After hitting .318/.383/.456 with 48 steals in 69 games in the Pioneer League in 2010, the Reds’ Billy Hamilton was rated as one of the game’s best shortstop prospects entering the year. Playing in a full-season league for the first time, his bat didn’t quite live up to the hype, as he hit a modest .278/.340/.360 as a 20-year-old in the Midwest League. However, he did steal 103 bases in 123 attempts.
Baseball America’s Jim Callis went back and tried to find all of the 100-steal seasons in minor league history. From what he was able to judge, it had been done 21 times by 20 players. The top two seasons were both from 1983: Vince Coleman had 145 for low Single-A Macon and Donell Nixon had 144 for high-A Bakersfield. Coleman went on to steal 101 bases the next year before reaching the majors in 1985.
The list as a whole, though, is extremely unimpressive. Lenny Dykstra, who stole 105 bases for Single-A Lynchburg in 1983, was the only one of the 20 players to turn into a legitimate All-Star. Coleman and Otis Nixon were the only other long-term regulars, though Alan Wiggins might have been one too if not for drugs.
The only two players to join the list in the last 20 years were Cards prospects Esix Snead and Chris Morris and neither of them were factors in the majors.
So, the 100 steals, while a nice milestone, isn’t exactly a great predictor of future success. With his tools, though, Hamilton may well buck those odds. For what it’s worth, he did get quite a bit better as the year went on, hitting .318/.382/.387 in 69 games after the All-Star break.
Athletics’ rookie catcher Bruce Maxwell did not stand for the National Anthem on Saturday night. He’s the first MLB player to do so and, like other professional athletes before him, used the moment to send a message — not just to shed light on the lack of racial equality in the United States, but to specifically protest President Donald Trump’s suggestion that NFL owners fire any of their players who elect to protest the anthem by sitting or kneeling.
“Bruce’s father is a proud military lifer. Anyone who knows Bruce or his parents is well aware that the Maxwells’ love and appreciation for our country is indisputable,” Maxwell’s agent, Matt Sosnick, relayed to the San Francisco Chronicle’s Susan Slusser on Friday. He continued:
Bruce has made it clear that he is taking a stand about what he perceives as racial injustices in this country, and his personal disappointment with President Trump’s response to a number of professional athletes’ totally peaceful, non-violent protests.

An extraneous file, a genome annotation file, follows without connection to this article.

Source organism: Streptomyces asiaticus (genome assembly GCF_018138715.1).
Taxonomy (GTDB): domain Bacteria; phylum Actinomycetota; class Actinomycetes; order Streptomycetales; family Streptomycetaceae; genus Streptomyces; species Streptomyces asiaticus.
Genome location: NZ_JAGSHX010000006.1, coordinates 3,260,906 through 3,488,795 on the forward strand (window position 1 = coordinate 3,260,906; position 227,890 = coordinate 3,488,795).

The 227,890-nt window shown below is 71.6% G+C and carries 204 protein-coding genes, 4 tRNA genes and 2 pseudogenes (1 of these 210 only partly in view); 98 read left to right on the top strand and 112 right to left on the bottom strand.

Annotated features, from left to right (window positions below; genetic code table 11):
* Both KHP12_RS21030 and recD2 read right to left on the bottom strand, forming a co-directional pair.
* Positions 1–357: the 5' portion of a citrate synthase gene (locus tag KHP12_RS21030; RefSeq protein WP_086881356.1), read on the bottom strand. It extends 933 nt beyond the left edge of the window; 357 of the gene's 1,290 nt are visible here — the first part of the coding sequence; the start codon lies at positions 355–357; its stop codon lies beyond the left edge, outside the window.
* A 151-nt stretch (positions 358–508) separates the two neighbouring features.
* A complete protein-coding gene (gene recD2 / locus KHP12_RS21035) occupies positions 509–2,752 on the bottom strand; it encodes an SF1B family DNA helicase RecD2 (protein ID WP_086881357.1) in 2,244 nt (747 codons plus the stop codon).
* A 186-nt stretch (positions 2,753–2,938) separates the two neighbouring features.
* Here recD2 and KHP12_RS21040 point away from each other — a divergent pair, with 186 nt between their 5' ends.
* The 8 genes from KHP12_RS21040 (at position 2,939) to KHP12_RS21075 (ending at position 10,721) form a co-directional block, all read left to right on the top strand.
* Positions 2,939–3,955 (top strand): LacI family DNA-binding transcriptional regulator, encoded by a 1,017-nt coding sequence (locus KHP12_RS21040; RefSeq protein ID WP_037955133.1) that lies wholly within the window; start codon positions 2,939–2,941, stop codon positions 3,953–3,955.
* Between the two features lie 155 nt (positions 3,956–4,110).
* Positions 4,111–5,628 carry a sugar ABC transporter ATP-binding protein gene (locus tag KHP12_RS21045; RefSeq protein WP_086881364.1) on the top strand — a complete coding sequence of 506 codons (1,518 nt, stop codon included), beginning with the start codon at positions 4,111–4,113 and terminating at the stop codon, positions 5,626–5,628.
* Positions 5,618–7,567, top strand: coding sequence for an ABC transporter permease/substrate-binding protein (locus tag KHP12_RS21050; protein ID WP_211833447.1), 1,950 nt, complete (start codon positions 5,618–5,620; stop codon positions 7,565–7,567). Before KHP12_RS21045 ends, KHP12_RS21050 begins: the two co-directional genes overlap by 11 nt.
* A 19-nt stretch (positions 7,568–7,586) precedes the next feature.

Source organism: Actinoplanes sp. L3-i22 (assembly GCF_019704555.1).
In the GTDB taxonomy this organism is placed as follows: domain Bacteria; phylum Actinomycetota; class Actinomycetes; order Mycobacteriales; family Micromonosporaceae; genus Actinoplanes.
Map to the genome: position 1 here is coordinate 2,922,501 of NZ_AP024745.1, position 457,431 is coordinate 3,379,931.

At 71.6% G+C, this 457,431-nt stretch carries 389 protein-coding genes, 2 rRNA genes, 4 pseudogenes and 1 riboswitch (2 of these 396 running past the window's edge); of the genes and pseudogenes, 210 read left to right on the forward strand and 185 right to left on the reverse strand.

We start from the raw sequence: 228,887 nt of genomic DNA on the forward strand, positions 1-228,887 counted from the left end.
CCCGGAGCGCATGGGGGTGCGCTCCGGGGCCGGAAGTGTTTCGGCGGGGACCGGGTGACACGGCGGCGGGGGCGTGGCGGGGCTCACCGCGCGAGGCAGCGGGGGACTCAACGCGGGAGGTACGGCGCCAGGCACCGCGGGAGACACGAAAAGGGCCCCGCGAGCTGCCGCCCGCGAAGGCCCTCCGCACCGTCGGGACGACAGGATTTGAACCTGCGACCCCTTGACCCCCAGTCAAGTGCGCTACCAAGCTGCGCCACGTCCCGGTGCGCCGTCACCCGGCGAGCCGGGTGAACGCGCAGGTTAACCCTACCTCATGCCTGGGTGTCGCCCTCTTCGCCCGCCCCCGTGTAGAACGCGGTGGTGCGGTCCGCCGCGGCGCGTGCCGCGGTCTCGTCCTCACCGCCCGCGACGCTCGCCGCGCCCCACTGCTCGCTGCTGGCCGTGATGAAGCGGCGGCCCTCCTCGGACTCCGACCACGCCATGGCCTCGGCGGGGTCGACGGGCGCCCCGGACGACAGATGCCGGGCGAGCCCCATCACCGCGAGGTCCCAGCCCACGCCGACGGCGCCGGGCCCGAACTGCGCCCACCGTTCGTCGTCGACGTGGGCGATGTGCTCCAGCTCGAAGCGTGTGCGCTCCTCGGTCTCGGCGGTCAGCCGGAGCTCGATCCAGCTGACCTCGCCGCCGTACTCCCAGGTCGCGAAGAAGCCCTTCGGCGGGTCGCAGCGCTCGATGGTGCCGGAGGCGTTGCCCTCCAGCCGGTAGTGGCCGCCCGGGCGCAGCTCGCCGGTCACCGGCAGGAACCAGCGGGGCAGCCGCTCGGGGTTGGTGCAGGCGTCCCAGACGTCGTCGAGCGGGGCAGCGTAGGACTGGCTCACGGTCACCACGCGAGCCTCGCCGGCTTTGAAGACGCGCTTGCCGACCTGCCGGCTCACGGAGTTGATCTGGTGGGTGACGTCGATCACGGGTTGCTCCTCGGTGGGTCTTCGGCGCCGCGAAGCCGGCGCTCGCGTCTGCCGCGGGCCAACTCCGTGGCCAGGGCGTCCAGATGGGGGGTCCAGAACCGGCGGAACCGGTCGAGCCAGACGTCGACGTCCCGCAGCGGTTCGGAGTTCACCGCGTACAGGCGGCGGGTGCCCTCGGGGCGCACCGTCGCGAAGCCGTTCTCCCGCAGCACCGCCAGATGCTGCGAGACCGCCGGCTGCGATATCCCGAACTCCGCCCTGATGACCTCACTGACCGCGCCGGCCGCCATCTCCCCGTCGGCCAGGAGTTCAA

Bruce has shared with both me and his teammates that his feelings have nothing to do with a lack of patriotism or a hatred of any man, but rather everything to do with equality for men, women and children regardless of race or religion.
While Maxwell didn’t make his own statement to the media, he took to Instagram earlier in the day to express his frustration against the recent opposition to the protests, criticizing the President for endorsing “division of man and rights.”
Despite Trump’s profanity-laced directive to NFL owners on Friday, however, it’s clear the Athletics don’t share his sentiments. “The Oakland A’s pride ourselves on being inclusive,” the team said in a statement released after Maxwell’s demonstration. “We respect and support all of our players’ constitutional rights and freedom of expression.”
Whatever the fallout, kudos to Maxwell for taking a stand. He may be the first to do so in this particular arena, but he likely won’t be the last.
This one is brutal. Tigers’ right-handed reliever Alex Wilson was diagnosed with a broken leg after taking a blistering 103.8-MPH line drive off of his right leg during Saturday’s game against the Twins. According to the Detroit News’ Chris McCosky, it’s a non-displaced fibular fracture, but will still warrant an extended recovery period and signal the end of Wilson’s season.
Wilson replaced Drew VerHagen to start the eighth inning and worked a full count against Joe Mauer. Mauer roped an 93.3-MPH fastball back up the middle, where it struck the pitcher on his right calf. While Mauer took first base, Wilson got to his feet and tried to toss a warm-up pitch, but was in too much pain to continue and had to be helped off the field.
Even in a season that isn’t going anywhere in particular, this isn’t how you want it to end. The Tigers have yet to announce a recovery timetable for the 30-year-old reliever, but he won’t return to the mound until 2018. He exited Saturday’s outing with a 4.35 ERA, 2.3 BB/9 and 6.3 SO/9 over 60 innings.
The Tigers currently trail the Twins 10-3 in the bottom of the ninth inning.